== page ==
I consider skiing all the trails at White Grass in a day a backyard challenge, a choose your own adventure type of activity. It's advertised that there are 50k of skiing trails at White Grass. But, if you add up the legend on the map it is over 60k. Then if you ski every trail known to Chip in the adjacent area , it is well over 100k. If we've learned anything from this last year, the truth shouldn't be open for interpretation, so let's just say, we spent an incredible day skiing at WG trying to make a pretty picture with our gps track.
This is the second time, I've done this. The first time was March of 2018 with my mountain biker friend, Paul Broughton. We did a different route then and took several hours longer and temps were colder. Paul isn't a super experienced skier, but he's great company and he's a mountain biker. Which in my book means you are tough and are used to some slogging. According to the New York Times writer, Sam Anderson, "Cross country skiing expresses something deep about the human condition: the absolute, non-negotiable necessity of the grind. The purity and sanctity of the goddamn slog."
This time, me and mountain biker friend and owner of Blackwater Bikes, Rob Stull gave it a go. On February 24th with 24 inches of snow on the ground, we started at 9 with the temperature 36 degrees. The high would go on to be 48 that day. Of course when we turned our skis downhill for the first time of the day, was on Fern Gully and it was icy and spicy! Later in the day, the snow was pretty slow!
Our equipment was typical White Grass gear...Heavy and light at the same time! I choose 170cm Alpina 68T with NNNBC Alaska and Leki poles. Rob had Rossignol Evos 190cm with 75mm Alaska boots and adjustable poles that he never adjusted probably. First low point for me was getting a hot spot. Now, I ski a lot and have worn those boots for longer days many times this year. But I hadn't done so much flat tracking at that high of temperature, so I was getting a rub. Later I changed my socks and put a little tape of it. It never got worse, so I always had a little hot heel. Next time, if conditions are similar, I'll use my lightweight Alpina Snowfields. Rob's borrowed skis from Chaga were sticking even with loads of F4. So he switched back to his own skis...Fischer 88s, a heavier, metal edge ski.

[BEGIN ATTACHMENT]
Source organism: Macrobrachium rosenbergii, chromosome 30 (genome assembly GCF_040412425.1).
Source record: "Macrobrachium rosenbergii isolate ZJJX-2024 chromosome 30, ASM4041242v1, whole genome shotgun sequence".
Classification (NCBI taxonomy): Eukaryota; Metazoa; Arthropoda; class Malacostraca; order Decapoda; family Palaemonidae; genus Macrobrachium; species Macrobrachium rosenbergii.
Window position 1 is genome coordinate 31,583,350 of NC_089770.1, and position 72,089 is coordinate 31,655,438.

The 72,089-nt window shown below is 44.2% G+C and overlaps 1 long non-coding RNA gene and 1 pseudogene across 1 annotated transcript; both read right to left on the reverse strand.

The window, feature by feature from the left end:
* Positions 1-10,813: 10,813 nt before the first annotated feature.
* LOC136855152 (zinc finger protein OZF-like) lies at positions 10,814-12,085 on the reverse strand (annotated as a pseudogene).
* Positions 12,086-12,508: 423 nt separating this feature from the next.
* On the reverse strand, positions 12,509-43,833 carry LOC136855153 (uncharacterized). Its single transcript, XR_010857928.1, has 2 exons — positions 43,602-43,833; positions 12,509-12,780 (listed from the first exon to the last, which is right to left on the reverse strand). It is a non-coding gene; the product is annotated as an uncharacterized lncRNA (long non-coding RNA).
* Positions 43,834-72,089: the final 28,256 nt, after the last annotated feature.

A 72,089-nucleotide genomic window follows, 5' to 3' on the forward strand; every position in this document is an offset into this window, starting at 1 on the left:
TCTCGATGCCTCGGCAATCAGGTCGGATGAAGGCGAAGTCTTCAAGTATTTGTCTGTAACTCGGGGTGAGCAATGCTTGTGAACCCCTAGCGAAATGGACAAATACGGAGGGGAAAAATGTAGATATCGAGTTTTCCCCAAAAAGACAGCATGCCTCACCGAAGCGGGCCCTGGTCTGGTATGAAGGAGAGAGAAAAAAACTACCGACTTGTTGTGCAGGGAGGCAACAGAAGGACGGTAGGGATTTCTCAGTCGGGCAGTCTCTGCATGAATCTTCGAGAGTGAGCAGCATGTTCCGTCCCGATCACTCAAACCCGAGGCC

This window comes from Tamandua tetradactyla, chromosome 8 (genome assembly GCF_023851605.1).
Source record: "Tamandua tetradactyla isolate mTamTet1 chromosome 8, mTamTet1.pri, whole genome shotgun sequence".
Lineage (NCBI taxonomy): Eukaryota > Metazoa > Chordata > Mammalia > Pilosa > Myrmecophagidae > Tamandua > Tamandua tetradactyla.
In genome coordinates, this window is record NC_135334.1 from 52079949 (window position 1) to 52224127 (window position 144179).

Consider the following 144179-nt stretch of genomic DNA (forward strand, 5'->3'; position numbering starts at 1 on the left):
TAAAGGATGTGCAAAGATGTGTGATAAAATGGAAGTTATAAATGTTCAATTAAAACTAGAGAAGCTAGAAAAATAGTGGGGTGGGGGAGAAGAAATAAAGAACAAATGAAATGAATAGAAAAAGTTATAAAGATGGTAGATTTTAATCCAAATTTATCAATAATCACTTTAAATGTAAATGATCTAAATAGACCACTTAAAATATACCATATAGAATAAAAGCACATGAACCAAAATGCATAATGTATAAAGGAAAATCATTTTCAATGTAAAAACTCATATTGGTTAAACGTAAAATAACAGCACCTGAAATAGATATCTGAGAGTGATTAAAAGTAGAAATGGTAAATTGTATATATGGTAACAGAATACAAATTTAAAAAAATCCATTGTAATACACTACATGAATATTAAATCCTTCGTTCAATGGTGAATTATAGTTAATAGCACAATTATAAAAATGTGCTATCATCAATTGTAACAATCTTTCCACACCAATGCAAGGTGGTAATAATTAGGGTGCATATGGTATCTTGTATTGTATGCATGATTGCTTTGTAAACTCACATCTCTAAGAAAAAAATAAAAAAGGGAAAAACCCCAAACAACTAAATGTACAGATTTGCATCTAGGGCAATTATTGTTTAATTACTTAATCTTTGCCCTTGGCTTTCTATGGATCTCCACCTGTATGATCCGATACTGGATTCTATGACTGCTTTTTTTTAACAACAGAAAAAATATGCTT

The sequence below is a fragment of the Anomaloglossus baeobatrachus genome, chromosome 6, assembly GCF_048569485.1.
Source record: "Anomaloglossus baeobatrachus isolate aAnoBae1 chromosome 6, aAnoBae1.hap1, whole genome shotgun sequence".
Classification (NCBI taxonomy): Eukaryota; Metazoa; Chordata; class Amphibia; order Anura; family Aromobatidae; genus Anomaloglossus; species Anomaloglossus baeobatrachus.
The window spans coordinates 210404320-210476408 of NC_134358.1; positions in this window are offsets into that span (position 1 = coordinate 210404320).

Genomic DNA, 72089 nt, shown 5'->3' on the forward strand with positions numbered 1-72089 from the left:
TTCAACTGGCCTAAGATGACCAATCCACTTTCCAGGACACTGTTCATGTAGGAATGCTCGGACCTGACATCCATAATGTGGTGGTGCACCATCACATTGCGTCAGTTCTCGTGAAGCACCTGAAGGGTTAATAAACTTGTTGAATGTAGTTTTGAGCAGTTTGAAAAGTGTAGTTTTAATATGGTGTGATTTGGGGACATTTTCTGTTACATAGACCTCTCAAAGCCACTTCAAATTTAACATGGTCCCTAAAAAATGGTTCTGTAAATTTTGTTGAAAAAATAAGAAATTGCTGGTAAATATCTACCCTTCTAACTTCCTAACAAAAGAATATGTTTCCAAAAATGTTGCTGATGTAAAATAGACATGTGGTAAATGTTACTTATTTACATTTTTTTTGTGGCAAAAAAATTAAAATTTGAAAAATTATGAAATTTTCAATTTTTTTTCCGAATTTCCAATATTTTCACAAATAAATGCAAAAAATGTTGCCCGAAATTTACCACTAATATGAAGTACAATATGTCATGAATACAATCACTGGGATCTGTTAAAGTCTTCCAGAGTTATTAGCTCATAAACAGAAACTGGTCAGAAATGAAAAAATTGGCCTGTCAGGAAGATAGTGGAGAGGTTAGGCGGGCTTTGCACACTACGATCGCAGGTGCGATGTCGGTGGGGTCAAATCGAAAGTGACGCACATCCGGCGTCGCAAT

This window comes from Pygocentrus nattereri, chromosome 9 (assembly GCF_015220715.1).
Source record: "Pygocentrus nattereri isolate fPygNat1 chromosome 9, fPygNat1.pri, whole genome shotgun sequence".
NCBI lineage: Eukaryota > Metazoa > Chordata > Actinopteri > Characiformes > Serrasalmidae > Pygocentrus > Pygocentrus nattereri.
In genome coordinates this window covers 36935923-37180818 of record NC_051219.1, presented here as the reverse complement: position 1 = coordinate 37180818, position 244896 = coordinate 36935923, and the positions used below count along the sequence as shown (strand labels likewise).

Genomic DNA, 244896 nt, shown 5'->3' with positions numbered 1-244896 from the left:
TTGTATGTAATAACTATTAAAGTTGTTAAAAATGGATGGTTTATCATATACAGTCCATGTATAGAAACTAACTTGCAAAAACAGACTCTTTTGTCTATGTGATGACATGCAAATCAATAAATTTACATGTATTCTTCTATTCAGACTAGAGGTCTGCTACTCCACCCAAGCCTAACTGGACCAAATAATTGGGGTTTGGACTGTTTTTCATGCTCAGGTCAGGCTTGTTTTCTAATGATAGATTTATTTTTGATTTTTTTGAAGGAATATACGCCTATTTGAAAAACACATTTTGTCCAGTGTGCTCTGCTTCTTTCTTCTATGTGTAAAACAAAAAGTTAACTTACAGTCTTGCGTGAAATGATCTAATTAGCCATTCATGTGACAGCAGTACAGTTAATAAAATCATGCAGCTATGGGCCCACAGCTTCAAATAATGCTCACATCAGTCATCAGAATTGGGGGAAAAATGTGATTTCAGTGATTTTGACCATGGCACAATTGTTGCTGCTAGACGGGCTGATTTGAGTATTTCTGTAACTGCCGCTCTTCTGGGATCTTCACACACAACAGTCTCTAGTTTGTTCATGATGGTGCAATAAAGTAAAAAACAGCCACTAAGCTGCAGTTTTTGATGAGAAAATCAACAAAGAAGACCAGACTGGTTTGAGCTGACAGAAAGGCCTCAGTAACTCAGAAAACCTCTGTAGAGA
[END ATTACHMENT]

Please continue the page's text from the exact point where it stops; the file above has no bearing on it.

If you look at the WG map, one thing that stands out is there are a lot of options. I don't know the history of how or when each trail came to be, but I can assume many of old logging roads/skids and many are old farm roads. I don't think any were "purpose built" in a modern fashion for xc skiing. That makes many of them hard blues on the difficulty scale like Upper Falls, Weiss Ascent, and Sawmill and then legit black diamonds like Cathedral, Plum Orchard and Double Trouble. And surprisingly the easy trails are scattered all over the mountains, down low like Harr Farm and up high like Shenandoah.
I haven't been to many Nordic Centers, but I believe that there is no place like White Grass. The trail system is interesting, gorgeous, harsh, difficult and rewarding. The trails are fun, and skiing them with friends is especially fun. I might consider doing this challenge again, but more of a race pace with a few more mtb buddies. Another next challenge for me is to ski all the glades that are marked with blue ribbons and try to get over 20k in vertical feet. Because White Grass is almost more of a backcountry park than a normal trail system. It's way too fun to only ski on skiiny skis and stick to the groomers, but without that great grooming, it would be more of a slog.
We didn't need to carry much water because there are many springs on the mountain that sustained us. My favorite snacks were pringles and beef jerky. Rob's were shepherds pie and snickers. Once in a while we would kick up the speed, but mostly we just skied at a mellow pace. Very little telemark turns were made as the snow was a bit slow and grabby in spots. Of course the Horn and pipeline and Spring Orchard are always great for getting a few in.
A real highlight was making it to the high point via Powderline, Stonecoal Ridge to Sheanandoah, Coal Robbie and the real Bald Knob. When we got to Shenandoah the trees were snowing sunshine! That is how magical White Grass skiing can be! The sun was melting the snow off the trees and creating this kaleidoscope color amongst the Spruce trees. We were getting snow down our backs and getting soaked but loved the exhilaration of being high on our skis on a gorgeous February day. Right before all this magic, I totally spaced on going out to Stonecoal Flats and doing the circle. I realized that after I looked at the gps picture and didn't see that circle.
It was fitting hitting the snow farm to complete the day. It was a nice way to finish seeing the fruits of Chips labor and ingenuity skiing on 4 feet of snow out in the middle of a wetlands. What a winter it has been. One for the books for sure!
We decided not to share our route because it's not a FKT type of thing. Honestly, the athletics of the day isn't that hard. Rob has completed the Great Allegheny Passage in 32 hours and I've done The Ring and several 24 hour solo races. But the fun and mind twisting part is configuring the route so it's enjoyable and has some flow and mostly is efficient. And then there's always the spontaneity of choosing the day and dealing with conditions. Carpe Skiem and thanks for reading. Cheers!